Mr Jim Newman - now living in Michigan USA recalls
his days at Lyneham.
Jim Newman's illustration of the
former entrance to the airbase - click image to see
RAF Lyneham 1985, just visible about a third up the
left hand side is the former entrance road which has
scarred the grass on the airfield.
National Museum of the United States Air
Force has a replica of Lyneham's former Air Traffic
RAF Lyneham's Main Entrance 1950
RAF Lyneham's Old Guardroom building
Gate RAF Lyneham 1950 .
Mr Jim Newman, whose father Mr Bert Newman was
one of the early Station Warrant Officer's at RAF Lyneham,
writes to us sharing his bygone memories. Bert arrived at Lyneham
in January 1947 straight from India in one of the worst winters
in many years, a fine introduction to the Wiltshire airbase from
the tropical weather that he was acclimatised too. Jim arrived
here with his family from RAF Filton during November 1948 to
be accommodated in the newly built married quarters at Harrow
Grove. Station Warrant Officer Bert Newman left the service in
1957, having spent all that time at Lyneham, creating some kind
of record for a posting longevity.
Jim recalls the time when he used to spend
hours watching Yorks, Hastings and other types doing circuits
and bumps at RAF Lyneham and passes on his memories when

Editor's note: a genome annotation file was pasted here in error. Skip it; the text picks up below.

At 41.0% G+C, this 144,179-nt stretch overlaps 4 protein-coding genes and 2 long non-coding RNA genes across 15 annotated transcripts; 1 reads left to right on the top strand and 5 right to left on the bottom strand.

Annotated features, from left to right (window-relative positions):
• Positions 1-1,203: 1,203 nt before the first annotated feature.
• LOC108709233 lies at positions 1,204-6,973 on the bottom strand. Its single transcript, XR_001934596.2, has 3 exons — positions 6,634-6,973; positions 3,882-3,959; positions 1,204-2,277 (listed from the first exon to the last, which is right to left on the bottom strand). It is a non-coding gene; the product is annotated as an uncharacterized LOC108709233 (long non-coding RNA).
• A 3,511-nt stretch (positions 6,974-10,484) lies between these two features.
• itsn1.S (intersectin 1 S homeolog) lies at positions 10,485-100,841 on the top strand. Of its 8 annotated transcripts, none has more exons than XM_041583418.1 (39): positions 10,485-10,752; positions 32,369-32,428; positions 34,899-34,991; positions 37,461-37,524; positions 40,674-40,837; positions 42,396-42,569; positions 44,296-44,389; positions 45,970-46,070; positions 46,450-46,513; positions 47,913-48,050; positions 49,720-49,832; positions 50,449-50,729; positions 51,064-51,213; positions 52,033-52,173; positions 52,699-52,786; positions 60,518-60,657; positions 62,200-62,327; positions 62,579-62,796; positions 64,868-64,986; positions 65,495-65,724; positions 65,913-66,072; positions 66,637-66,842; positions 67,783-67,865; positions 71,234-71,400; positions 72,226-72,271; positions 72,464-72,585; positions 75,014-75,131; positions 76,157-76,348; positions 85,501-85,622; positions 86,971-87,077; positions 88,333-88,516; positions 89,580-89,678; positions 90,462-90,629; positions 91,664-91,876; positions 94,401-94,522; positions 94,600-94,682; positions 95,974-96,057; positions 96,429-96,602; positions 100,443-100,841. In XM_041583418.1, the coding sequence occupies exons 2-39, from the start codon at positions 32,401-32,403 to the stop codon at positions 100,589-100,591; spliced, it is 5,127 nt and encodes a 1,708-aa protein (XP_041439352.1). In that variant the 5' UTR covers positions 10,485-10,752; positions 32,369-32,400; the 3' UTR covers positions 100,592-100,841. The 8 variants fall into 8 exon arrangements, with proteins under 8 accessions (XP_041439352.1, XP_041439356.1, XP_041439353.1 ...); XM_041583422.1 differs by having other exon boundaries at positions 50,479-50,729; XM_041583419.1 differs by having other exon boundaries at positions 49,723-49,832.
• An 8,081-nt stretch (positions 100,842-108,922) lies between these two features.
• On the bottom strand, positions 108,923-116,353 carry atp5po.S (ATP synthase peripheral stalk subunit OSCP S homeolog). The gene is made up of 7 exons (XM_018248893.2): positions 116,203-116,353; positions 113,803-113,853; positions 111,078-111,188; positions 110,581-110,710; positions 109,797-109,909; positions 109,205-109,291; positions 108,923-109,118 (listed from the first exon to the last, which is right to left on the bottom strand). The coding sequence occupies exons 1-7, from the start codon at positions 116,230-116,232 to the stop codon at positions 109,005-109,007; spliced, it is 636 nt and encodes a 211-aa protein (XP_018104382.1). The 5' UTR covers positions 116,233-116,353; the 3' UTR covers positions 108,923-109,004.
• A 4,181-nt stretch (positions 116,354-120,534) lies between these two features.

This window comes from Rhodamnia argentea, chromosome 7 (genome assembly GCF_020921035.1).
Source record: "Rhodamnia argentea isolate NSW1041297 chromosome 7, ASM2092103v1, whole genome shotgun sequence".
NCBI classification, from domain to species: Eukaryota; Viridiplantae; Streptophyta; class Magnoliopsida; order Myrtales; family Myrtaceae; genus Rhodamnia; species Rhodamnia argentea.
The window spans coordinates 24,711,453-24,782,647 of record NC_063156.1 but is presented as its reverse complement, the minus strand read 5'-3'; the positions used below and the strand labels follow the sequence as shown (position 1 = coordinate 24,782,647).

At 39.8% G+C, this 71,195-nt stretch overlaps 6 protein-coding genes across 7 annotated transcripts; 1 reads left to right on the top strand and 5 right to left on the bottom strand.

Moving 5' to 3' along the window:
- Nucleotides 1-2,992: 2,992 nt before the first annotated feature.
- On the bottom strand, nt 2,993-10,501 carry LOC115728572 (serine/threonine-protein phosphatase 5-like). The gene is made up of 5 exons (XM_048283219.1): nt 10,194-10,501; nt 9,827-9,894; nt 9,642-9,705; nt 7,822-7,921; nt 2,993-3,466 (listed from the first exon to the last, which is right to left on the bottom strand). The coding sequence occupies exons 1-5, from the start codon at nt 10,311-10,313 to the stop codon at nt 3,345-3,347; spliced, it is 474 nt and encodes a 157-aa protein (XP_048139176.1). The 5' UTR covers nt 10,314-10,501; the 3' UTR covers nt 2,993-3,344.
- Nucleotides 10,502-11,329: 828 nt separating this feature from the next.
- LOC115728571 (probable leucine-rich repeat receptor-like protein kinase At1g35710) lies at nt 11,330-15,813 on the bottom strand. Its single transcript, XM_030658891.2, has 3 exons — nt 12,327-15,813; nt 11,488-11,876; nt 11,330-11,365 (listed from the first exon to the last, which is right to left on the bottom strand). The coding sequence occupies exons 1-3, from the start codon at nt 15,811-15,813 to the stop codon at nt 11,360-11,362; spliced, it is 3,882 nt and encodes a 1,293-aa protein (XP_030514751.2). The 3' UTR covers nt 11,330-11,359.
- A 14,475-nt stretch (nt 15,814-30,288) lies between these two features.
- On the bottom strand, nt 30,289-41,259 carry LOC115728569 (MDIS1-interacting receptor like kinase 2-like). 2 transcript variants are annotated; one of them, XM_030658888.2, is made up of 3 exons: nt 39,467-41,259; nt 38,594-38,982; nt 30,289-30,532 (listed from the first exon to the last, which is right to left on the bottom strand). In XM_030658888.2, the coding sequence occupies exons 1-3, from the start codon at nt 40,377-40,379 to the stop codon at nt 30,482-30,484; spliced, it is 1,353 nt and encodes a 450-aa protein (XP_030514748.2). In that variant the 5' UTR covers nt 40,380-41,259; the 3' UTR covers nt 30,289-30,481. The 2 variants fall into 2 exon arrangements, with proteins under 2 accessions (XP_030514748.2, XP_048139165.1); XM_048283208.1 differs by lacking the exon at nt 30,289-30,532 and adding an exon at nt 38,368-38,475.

the station main entrance used to be located the end of the
25 runway prior to the runway being extended for the larger
Jim Newman has mentioned about the guardroom photo that
we show at the bottom of this page, was not the guard room
in use in the 1940's through
actually was occupied by the Air Ministry Police.... the
chaps in the black
uniforms looking like a regular civvie "Bobby",
but with a "bus driver's hat" instead of the "flower pot". Close
that Air Ministry Police Guardroom is the end of what
was known then as J1 Hangar.
The Guardroom, occupied by the Service
Police, was right across the road and was a single
story, cement block building,
skim coated and painted white. It had a Canine Section at
the rear, with a
doorway opening into the main guardroom.
It would be well recalled by those unfortunate enough to
parades' outside of that building and
in full view of all passing!
The white building... and the
original Main Gate, can be seen in the
attached photo of the AOC's
Guard of Honour. The AOC's car can just been seen just outside
Yes! In those days they had the
old fashioned Sentry Box, outside of the gate, to deter the
German Army! I
would imagine that the "Snoops"
would have required the advancing Germans to sign in by 23:59
(It can be deduced that the photographer was standing outside
Guardroom with the pillars.) My photo is
not dated, but I am will to guess that it would be 1949-1950.
My father is
the front man of the trio by the Sentry
box. Station Headquarters
is just off the photo to the right, since it was
immediately next door. It, too, was of
cement block construction but, as was usual, cement skim
coated and left in
the natural cement colour.
It was H shape in plan form.
I traced off a Survey Map of
Lyneham as it pretty much is today, the
map being provided by a nephew
in Chippenham! As you can see, I amended much of the map
to represent RAF
Lyneham as it was in the '40s-'50s
until the new buildings were started and before the runway